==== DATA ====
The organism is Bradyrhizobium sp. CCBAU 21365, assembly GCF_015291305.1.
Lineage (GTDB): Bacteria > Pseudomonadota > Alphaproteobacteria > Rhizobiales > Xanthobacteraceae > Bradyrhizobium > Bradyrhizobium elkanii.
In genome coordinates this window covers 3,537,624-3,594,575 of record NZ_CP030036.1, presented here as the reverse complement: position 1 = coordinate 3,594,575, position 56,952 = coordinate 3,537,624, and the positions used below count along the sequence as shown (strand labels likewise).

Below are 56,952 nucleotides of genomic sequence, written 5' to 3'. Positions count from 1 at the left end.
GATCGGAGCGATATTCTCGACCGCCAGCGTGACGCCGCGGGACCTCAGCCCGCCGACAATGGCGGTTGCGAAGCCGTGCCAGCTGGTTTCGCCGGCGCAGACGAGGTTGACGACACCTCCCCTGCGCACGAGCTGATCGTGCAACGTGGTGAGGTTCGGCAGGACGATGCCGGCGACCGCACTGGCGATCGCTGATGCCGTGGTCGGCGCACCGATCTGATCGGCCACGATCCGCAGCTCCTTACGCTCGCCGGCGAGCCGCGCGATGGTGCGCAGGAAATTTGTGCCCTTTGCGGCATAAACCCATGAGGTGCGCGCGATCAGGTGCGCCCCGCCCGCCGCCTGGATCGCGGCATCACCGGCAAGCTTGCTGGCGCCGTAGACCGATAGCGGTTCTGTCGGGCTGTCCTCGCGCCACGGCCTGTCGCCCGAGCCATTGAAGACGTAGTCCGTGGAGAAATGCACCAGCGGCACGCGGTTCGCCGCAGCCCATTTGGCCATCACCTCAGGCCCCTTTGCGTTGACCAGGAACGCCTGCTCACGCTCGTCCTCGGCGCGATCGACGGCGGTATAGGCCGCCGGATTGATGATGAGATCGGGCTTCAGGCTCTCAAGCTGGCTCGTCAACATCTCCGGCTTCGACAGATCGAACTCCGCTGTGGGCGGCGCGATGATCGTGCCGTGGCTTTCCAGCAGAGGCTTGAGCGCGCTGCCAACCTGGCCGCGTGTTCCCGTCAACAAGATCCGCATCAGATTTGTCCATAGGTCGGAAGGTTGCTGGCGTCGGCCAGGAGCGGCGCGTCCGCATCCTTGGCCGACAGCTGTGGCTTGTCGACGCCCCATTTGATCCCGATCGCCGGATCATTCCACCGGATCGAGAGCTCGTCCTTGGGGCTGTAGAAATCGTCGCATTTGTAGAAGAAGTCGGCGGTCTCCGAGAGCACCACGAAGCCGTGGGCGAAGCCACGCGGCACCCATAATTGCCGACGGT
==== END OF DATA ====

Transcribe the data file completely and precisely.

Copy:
The organism is Bradyrhizobium sp. CCBAU 21365, assembly GCF_015291305.1.
Lineage (GTDB): Bacteria > Pseudomonadota > Alphaproteobacteria > Rhizobiales > Xanthobacteraceae > Bradyrhizobium > Bradyrhizobium elkanii.
In genome coordinates this window covers 3,537,624-3,594,575 of record NZ_CP030036.1, presented here as the reverse complement: position 1 = coordinate 3,594,575, position 56,952 = coordinate 3,537,624, and the positions used below count along the sequence as shown (strand labels likewise).

Below are 56,952 nucleotides of genomic sequence, written 5' to 3'. Positions count from 1 at the left end.
GATCGGAGCGATATTCTCGACCGCCAGCGTGACGCCGCGGGACCTCAGCCCGCCGACAATGGCGGTTGCGAAGCCGTGCCAGCTGGTTTCGCCGGCGCAGACGAGGTTGACGACACCTCCCCTGCGCACGAGCTGATCGTGCAACGTGGTGAGGTTCGGCAGGACGATGCCGGCGACCGCACTGGCGATCGCTGATGCCGTGGTCGGCGCACCGATCTGATCGGCCACGATCCGCAGCTCCTTACGCTCGCCGGCGAGCCGCGCGATGGTGCGCAGGAAATTTGTGCCCTTTGCGGCATAAACCCATGAGGTGCGCGCGATCAGGTGCGCCCCGCCCGCCGCCTGGATCGCGGCATCACCGGCAAGCTTGCTGGCGCCGTAGACCGATAGCGGTTCTGTCGGGCTGTCCTCGCGCCACGGCCTGTCGCCCGAGCCATTGAAGACGTAGTCCGTGGAGAAATGCACCAGCGGCACGCGGTTCGCCGCAGCCCATTTGGCCATCACCTCAGGCCCCTTTGCGTTGACCAGGAACGCCTGCTCACGCTCGTCCTCGGCGCGATCGACGGCGGTATAGGCCGCCGGATTGATGATGAGATCGGGCTTCAGGCTCTCAAGCTGGCTCGTCAACATCTCCGGCTTCGACAGATCGAACTCCGCTGTGGGCGGCGCGATGATCGTGCCGTGGCTTTCCAGCAGAGGCTTGAGCGCGCTGCCAACCTGGCCGCGTGTTCCCGTCAACAAGATCCGCATCAGATTTGTCCATAGGTCGGAAGGTTGCTGGCGTCGGCCAGGAGCGGCGCGTCCGCATCCTTGGCCGACAGCTGTGGCTTGTCGACGCCCCATTTGATCCCGATCGCCGGATCATTCCACCGGATCGAGAGCTCGTCCTTGGGGCTGTAGAAATCGTCGCATTTGTAGAAGAAGTCGGCGGTCTCCGAGAGCACCACGAAGCCGTGGGCGAAGCCACGCGGCACCCATAATTGCCGACGGT